Musical Notes for Forth Sunday after Easter May 19 2019
St. Michael the Archangel www.stmichaelsanglican.org
Prelude Fugue in D J. S. Bach
A fugue is defined as a composition in which a theme is introduced in one part and imitated at different pitch levels. This fugue is one of a number of pieces attributed to Johann Sebastian Bach (1685-1750) for which no autograph manuscript survives.
(Psalm 98:1-2) O sing unto the Lord a new song; for He hath done marvellous things. The Lord hath made known His salvation: His righteousness hath He openly showed in the sight of the heathen. His right hand, and His holy arm, hath gotten Him the victory.
As during Lent, each Sunday in Eastertide has a Latin name from the first words of the Introit. The name for the Fourth Sunday of Easter is Cantate, taken from Psalm 98:1: “Cantate Domino canticum novum.”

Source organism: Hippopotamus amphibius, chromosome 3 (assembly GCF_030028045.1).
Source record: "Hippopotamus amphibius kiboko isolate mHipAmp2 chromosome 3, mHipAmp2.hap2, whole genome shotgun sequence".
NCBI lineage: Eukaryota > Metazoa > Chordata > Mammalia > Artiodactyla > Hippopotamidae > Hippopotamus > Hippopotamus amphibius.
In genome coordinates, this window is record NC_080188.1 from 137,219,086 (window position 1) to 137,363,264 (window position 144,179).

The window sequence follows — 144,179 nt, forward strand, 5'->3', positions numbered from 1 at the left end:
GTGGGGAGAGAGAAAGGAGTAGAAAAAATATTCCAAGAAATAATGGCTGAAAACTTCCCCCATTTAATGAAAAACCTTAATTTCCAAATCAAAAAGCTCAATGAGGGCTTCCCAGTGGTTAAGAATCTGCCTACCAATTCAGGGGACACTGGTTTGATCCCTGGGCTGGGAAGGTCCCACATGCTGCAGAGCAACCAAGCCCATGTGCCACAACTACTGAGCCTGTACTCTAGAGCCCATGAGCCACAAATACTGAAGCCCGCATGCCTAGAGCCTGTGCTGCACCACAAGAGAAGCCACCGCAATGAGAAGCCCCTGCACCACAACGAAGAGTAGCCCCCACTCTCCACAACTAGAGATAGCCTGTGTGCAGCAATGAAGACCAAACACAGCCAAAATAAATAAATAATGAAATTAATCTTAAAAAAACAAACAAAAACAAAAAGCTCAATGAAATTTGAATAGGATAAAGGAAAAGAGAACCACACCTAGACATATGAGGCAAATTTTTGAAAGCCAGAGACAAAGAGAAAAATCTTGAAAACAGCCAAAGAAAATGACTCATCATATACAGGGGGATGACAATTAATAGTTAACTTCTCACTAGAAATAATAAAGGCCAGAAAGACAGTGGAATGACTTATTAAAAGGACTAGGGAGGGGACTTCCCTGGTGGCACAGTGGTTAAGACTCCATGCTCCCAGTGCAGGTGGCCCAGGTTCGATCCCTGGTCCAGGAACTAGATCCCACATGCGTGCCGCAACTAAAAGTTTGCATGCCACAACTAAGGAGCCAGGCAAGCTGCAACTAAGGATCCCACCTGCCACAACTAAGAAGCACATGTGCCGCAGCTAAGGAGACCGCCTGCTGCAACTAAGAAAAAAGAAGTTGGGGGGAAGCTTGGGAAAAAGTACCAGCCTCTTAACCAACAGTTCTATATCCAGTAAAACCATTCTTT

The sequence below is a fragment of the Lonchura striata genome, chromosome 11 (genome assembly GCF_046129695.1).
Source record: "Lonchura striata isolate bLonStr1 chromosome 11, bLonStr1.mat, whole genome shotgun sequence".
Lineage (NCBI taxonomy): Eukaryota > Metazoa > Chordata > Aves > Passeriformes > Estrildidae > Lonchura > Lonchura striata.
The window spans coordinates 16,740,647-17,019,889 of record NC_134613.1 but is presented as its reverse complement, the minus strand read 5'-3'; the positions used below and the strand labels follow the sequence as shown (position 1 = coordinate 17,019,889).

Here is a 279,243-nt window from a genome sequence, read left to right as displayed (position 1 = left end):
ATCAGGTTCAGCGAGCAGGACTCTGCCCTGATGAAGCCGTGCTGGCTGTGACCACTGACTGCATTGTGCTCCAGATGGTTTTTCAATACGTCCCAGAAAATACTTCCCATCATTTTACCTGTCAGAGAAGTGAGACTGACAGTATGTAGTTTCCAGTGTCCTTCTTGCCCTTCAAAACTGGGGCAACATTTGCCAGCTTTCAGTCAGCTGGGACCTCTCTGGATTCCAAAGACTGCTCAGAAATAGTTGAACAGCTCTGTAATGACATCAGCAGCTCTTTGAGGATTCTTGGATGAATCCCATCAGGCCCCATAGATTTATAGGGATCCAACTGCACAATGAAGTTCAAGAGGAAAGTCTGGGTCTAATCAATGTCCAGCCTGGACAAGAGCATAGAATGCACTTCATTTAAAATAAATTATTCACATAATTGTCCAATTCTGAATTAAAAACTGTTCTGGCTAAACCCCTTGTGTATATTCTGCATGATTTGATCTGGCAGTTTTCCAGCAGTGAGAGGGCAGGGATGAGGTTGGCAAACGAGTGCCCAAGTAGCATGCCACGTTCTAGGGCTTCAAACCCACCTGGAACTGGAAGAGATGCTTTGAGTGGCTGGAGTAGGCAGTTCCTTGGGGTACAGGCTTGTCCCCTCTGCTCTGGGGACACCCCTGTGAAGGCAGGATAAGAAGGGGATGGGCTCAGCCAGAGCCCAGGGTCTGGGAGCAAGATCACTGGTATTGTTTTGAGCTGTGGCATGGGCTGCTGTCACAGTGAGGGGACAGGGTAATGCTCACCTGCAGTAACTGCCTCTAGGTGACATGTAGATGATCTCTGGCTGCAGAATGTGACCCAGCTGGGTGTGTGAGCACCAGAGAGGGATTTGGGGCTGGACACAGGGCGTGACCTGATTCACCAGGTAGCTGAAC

(Psalm 66:1-2a, 16) Make a joyful noise unto God, all ye lands: sing forth the honor of His name, come and hear, all ye that fear God, and I will declare what he hath done for my soul.
Schmücke dich, o liebe Seele Johannes Brahms
Brahms (1833-1897), German composer of symphonies, choral and piano music, wrote his piece on the 17th century Lutheran communion hymn (#210 in The Hymnal 1940) in a group of 11 organ preludes during his last year.
Postlude Laudation Gilbert M. Martin
Gilbert M. Martin (b.1941), graduate of Westminster Choir College (John Apple’s alma mater) and composer of organ and choral music, wrote this joyful piece with the title from the Latin word for “praise.”